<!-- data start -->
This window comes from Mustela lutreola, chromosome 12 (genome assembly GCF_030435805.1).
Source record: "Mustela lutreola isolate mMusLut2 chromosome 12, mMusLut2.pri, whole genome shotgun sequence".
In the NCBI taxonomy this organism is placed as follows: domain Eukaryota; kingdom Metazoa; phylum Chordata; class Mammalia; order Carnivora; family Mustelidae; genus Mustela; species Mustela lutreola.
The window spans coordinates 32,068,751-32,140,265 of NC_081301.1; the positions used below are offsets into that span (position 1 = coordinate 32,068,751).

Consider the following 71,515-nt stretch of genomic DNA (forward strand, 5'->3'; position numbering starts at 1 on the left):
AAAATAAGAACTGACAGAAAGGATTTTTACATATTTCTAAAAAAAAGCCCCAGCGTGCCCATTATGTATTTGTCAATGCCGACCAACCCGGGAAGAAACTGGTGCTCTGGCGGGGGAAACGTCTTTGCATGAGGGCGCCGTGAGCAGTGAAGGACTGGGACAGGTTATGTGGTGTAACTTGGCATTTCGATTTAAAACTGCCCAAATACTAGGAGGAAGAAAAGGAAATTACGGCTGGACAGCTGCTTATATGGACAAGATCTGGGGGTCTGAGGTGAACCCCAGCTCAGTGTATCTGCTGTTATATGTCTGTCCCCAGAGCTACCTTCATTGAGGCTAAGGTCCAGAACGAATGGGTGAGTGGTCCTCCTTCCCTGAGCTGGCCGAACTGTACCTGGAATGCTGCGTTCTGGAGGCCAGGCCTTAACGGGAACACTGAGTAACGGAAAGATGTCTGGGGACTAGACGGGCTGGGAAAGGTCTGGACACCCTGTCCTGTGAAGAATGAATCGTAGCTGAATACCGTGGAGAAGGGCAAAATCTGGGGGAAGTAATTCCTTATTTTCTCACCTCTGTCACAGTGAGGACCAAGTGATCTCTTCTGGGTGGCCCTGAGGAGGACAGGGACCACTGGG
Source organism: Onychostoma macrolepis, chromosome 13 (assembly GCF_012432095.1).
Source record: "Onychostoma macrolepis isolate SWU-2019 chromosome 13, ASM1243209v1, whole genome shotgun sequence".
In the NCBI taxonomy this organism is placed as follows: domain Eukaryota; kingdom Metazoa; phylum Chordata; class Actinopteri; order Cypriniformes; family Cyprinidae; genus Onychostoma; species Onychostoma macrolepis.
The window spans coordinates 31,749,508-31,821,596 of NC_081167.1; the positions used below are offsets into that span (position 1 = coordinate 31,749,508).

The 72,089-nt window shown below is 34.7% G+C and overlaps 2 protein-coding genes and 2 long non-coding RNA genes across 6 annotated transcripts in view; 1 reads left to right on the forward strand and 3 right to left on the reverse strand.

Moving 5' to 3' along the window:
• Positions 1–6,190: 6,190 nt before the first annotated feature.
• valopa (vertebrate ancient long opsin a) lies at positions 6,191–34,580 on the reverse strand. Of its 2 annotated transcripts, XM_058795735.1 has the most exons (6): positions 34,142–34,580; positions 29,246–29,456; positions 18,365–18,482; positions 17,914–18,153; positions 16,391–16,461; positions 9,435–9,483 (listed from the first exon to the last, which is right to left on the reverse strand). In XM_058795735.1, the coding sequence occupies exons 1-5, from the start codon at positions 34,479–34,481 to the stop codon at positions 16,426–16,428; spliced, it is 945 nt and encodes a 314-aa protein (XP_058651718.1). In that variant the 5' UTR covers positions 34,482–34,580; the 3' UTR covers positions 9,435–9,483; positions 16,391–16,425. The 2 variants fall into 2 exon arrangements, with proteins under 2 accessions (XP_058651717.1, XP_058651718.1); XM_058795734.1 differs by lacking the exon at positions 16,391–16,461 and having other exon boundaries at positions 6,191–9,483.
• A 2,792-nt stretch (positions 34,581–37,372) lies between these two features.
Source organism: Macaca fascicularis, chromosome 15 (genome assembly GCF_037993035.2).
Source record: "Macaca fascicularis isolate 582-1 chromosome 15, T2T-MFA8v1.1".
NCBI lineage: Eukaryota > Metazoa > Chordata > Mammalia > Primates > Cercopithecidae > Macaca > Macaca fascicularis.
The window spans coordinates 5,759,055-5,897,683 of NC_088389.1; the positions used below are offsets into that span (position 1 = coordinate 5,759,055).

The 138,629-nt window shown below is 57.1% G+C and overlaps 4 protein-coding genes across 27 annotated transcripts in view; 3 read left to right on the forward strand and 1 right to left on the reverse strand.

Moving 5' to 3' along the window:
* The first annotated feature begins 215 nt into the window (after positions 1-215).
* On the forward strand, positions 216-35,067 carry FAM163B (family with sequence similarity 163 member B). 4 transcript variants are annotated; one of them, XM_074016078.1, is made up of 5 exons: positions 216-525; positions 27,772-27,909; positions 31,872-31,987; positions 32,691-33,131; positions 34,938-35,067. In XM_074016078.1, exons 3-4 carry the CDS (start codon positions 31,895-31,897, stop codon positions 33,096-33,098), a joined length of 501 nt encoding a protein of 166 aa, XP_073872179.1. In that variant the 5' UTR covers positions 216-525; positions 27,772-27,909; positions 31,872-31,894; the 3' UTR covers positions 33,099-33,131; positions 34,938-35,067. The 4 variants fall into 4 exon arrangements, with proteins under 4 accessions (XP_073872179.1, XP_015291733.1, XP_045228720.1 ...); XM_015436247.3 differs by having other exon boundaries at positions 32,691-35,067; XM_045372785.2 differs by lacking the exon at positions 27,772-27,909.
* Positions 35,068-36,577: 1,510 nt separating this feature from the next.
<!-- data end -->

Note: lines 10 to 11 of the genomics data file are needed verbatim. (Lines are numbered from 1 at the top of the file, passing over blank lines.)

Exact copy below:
The window spans coordinates 31,749,508-31,821,596 of NC_081167.1; the positions used below are offsets into that span (position 1 = coordinate 31,749,508).

The 72,089-nt window shown below is 34.7% G+C and overlaps 2 protein-coding genes and 2 long non-coding RNA genes across 6 annotated transcripts in view; 1 reads left to right on the forward strand and 3 right to left on the reverse strand.